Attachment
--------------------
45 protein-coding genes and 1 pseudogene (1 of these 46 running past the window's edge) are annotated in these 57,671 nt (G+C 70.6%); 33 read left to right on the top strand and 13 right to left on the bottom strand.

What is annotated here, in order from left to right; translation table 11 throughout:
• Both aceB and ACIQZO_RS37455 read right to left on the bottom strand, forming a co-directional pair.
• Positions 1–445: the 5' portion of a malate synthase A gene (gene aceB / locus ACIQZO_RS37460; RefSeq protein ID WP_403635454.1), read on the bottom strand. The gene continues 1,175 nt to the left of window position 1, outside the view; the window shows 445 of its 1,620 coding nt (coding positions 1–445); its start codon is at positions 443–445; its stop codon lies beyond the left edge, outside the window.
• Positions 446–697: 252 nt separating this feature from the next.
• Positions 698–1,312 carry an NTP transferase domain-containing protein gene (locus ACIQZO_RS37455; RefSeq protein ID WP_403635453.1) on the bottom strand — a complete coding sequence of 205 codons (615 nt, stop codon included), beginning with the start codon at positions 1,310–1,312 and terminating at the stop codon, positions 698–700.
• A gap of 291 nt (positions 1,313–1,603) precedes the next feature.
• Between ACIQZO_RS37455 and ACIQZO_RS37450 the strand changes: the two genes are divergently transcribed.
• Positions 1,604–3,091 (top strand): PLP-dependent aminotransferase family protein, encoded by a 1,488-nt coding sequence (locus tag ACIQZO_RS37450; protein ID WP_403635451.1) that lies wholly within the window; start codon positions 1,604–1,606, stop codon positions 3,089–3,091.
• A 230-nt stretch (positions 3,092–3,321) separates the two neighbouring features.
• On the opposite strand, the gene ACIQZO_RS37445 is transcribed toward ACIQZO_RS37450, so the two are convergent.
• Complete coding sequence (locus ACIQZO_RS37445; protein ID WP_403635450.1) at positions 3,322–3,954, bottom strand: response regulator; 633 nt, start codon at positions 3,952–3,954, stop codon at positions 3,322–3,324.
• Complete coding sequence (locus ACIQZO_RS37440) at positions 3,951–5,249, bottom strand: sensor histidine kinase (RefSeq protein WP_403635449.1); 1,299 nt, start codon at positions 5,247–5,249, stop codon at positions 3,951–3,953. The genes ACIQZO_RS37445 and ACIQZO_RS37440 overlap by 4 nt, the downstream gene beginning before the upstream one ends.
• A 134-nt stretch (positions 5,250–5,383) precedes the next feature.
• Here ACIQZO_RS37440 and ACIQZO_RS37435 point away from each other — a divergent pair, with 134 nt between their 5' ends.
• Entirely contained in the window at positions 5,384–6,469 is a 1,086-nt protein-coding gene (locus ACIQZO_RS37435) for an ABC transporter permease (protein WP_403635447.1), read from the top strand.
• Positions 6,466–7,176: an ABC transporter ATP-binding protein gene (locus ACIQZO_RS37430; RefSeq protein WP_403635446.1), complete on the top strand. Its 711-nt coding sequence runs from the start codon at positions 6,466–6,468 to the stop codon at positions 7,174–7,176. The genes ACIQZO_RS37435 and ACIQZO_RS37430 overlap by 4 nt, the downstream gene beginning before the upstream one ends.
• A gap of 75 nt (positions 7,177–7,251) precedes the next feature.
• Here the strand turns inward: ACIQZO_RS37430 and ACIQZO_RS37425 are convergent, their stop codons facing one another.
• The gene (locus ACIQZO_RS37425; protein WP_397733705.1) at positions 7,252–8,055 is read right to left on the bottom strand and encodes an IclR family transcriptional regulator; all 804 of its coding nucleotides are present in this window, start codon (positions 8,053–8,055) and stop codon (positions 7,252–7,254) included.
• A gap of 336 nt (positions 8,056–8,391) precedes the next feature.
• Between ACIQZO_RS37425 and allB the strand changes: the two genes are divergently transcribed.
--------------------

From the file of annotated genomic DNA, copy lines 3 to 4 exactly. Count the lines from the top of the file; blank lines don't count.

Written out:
• Both aceB and ACIQZO_RS37455 read right to left on the bottom strand, forming a co-directional pair.
• Positions 1–445: the 5' portion of a malate synthase A gene (gene aceB / locus ACIQZO_RS37460; RefSeq protein ID WP_403635454.1), read on the bottom strand. The gene continues 1,175 nt to the left of window position 1, outside the view; the window shows 445 of its 1,620 coding nt (coding positions 1–445); its start codon is at positions 443–445; its stop codon lies beyond the left edge, outside the window.